John Doe fought mightily to avoid any damage, but to no avail. But could he have really prevented the debris hitting his truck?
It was nearly noon, but a slight fog still hung over the road. John Doe rolled his long-nose tractor and trailer eastbound in the right lane of an Interstate, headed toward a major city. Because road conditions were not quite ideal, Doe kept his speed in check and his following distance generous for the speed.
Suddenly, the CB Doe had installed in the company tractor crackled with the voice of a fellow driver who also traveled this road frequently. Turned out, the driver was right in front of Doe on the highway. They cruised along, discussing the perennial issue of driver pay.
Then, the CB suddenly barked a four-letter word, and Doe saw his fellow traveler brake hard and head toward the shoulder. Doe could see the rig was trailing metal fragments as it left the road. Something on the other truck had suddenly come apart!
Doe immediately applied the brakes in a controlled manner, allowing continued maneuvering. It quickly became apparent that the fragments could not be avoided without shifting into the left lane. Seeing no traffic there, Doe made a sudden but controlled move into what he hoped would be a safe haven.
He negotiated the move without losing control but, sadly, one tire just happened to roll across a single fragment during his lane shift. The force threw the fragment up into the area of one of his saddle tanks. The good news was there was no diesel leak to clean up. The bad news was some damage to a fold-down step attached to the tank.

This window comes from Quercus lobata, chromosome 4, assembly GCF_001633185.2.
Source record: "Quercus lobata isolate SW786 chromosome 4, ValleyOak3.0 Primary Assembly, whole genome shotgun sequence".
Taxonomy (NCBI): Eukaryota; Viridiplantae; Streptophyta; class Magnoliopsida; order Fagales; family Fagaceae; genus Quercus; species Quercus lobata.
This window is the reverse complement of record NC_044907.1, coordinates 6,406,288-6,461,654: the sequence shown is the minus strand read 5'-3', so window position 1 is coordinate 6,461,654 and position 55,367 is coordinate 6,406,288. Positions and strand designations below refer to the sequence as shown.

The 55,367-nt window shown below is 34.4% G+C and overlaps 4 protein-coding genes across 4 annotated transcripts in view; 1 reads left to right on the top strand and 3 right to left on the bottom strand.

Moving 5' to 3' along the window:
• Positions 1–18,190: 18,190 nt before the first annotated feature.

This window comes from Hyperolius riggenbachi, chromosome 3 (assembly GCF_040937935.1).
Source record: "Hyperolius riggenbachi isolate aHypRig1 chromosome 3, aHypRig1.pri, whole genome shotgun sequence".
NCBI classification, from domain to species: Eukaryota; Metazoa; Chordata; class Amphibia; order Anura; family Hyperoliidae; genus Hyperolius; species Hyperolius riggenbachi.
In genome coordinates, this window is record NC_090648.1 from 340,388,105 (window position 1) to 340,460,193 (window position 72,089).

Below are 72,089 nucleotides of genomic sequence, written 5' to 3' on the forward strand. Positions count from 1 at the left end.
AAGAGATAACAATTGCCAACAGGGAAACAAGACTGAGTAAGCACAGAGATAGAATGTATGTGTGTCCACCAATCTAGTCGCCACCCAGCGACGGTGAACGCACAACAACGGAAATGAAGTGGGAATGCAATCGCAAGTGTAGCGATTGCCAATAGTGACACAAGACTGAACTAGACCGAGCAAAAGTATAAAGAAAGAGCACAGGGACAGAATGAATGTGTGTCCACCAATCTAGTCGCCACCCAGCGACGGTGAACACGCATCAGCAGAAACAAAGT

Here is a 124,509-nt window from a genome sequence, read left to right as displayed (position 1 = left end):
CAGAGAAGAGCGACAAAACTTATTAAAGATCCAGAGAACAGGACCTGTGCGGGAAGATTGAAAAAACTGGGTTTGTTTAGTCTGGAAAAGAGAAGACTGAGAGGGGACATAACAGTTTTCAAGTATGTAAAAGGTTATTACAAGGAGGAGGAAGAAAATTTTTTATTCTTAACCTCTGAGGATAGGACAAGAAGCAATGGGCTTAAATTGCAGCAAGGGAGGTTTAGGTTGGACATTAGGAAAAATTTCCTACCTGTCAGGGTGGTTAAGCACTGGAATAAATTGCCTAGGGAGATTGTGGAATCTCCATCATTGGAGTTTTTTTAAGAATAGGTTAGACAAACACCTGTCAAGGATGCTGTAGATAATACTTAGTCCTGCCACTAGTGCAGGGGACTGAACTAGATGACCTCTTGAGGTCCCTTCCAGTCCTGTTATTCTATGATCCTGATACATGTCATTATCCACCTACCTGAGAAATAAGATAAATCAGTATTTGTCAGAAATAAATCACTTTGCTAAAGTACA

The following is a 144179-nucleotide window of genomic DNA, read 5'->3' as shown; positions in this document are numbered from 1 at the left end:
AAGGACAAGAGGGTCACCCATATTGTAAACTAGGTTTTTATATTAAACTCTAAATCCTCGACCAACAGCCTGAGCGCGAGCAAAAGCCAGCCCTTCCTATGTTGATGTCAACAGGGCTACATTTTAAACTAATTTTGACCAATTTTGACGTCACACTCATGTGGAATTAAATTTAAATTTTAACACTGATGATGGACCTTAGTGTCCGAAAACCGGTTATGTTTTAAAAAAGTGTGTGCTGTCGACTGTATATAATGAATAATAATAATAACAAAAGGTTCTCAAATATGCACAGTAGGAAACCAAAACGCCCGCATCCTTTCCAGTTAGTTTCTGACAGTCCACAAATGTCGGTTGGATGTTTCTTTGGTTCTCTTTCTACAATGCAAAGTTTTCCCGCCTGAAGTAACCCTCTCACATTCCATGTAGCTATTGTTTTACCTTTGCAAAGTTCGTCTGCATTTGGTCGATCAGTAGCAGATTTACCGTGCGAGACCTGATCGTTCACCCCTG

Doe shook his head at the predictability of the warning letter he received from his safety director. The charge was not having his vehicle under sufficient control to deal with multiple road hazards. The National Safety Council’s Accident Review Committee became the final arbiter.
NSC carefully checked Doe’s following distance and speed, and noted his successful maneuver away from the debris without loss of control. Turns out, his speed was judged reasonable and his following distance quite adequate for the driving conditions. The accident was declared non-preventable based on the fact that there was not more Doe could have reasonably been expected to do to avoid a road hazard he had no way to anticipate.